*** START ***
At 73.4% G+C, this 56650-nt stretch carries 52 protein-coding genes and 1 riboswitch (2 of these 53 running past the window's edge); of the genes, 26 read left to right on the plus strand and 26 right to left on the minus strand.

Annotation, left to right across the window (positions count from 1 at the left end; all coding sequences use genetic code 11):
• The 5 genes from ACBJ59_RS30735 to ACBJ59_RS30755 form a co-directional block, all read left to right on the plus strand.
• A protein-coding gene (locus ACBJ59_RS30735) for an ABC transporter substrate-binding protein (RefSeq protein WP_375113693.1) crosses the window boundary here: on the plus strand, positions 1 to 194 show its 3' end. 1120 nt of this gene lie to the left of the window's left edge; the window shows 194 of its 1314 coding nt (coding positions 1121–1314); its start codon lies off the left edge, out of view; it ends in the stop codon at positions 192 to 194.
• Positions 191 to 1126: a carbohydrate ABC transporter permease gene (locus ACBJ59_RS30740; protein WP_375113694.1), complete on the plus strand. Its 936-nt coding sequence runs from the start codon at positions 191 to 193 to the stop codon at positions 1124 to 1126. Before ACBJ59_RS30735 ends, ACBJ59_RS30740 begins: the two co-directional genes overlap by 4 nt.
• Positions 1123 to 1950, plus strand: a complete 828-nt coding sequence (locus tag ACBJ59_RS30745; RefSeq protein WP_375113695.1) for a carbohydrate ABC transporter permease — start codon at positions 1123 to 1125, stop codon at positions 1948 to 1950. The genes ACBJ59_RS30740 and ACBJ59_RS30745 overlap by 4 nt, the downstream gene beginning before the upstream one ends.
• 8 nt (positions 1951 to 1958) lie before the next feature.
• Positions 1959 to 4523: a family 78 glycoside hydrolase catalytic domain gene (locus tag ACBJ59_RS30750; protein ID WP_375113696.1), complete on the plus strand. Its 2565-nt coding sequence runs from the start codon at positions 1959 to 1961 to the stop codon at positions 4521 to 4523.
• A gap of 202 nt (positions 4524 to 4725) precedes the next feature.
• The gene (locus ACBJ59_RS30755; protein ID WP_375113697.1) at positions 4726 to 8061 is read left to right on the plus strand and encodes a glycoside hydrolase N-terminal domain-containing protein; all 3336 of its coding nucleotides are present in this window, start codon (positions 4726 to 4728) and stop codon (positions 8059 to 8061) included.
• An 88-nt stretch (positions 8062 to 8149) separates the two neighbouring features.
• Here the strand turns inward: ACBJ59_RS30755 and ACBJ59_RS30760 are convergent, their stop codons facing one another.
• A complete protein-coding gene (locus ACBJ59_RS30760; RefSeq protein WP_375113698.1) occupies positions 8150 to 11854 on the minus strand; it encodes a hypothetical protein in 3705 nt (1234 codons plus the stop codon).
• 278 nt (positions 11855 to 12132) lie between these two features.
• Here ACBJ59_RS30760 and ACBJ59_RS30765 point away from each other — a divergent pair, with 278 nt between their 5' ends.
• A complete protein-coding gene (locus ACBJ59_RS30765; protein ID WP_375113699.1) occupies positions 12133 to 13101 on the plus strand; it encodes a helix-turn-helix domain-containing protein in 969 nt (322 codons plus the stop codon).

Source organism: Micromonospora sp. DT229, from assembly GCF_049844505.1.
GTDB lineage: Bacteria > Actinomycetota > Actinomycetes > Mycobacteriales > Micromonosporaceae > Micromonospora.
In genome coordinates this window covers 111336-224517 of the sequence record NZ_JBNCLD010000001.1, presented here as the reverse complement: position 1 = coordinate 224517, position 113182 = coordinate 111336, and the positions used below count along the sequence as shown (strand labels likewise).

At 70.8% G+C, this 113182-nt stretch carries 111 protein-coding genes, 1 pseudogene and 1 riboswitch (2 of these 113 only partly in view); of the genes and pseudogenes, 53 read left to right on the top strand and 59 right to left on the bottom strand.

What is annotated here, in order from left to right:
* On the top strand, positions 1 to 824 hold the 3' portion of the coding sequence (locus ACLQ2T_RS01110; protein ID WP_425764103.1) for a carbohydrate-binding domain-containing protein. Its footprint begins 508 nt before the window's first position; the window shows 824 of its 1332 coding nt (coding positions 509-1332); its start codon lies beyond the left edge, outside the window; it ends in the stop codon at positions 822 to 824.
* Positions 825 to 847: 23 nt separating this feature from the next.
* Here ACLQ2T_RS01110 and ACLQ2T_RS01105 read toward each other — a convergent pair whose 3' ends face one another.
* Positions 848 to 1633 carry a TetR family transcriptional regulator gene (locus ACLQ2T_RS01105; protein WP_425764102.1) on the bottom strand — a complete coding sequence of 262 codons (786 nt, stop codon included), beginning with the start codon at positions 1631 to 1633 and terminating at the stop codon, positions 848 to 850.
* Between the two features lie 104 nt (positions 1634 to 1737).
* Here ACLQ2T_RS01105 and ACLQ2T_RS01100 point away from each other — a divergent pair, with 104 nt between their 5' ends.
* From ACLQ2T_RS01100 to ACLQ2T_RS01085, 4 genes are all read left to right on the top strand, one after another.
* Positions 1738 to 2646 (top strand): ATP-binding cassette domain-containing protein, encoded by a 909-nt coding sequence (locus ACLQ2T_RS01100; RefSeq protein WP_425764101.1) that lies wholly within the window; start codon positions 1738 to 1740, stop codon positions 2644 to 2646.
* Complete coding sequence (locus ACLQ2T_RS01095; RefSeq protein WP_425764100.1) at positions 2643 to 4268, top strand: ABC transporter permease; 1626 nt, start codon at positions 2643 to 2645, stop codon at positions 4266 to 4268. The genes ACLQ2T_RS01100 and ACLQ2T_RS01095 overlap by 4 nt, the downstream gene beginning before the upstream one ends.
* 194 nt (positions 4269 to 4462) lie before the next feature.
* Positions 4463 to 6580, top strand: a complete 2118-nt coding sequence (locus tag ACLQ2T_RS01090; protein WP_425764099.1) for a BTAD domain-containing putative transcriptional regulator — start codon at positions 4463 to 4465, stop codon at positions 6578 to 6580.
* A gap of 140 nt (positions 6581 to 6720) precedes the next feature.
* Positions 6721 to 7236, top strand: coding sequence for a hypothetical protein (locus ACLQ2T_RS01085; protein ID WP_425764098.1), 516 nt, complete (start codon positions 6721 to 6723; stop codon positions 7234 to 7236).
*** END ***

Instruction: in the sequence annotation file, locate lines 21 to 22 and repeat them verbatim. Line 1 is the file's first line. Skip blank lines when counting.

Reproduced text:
What is annotated here, in order from left to right:
* On the top strand, positions 1 to 824 hold the 3' portion of the coding sequence (locus ACLQ2T_RS01110; protein ID WP_425764103.1) for a carbohydrate-binding domain-containing protein. Its footprint begins 508 nt before the window's first position; the window shows 824 of its 1332 coding nt (coding positions 509-1332); its start codon lies beyond the left edge, outside the window; it ends in the stop codon at positions 822 to 824.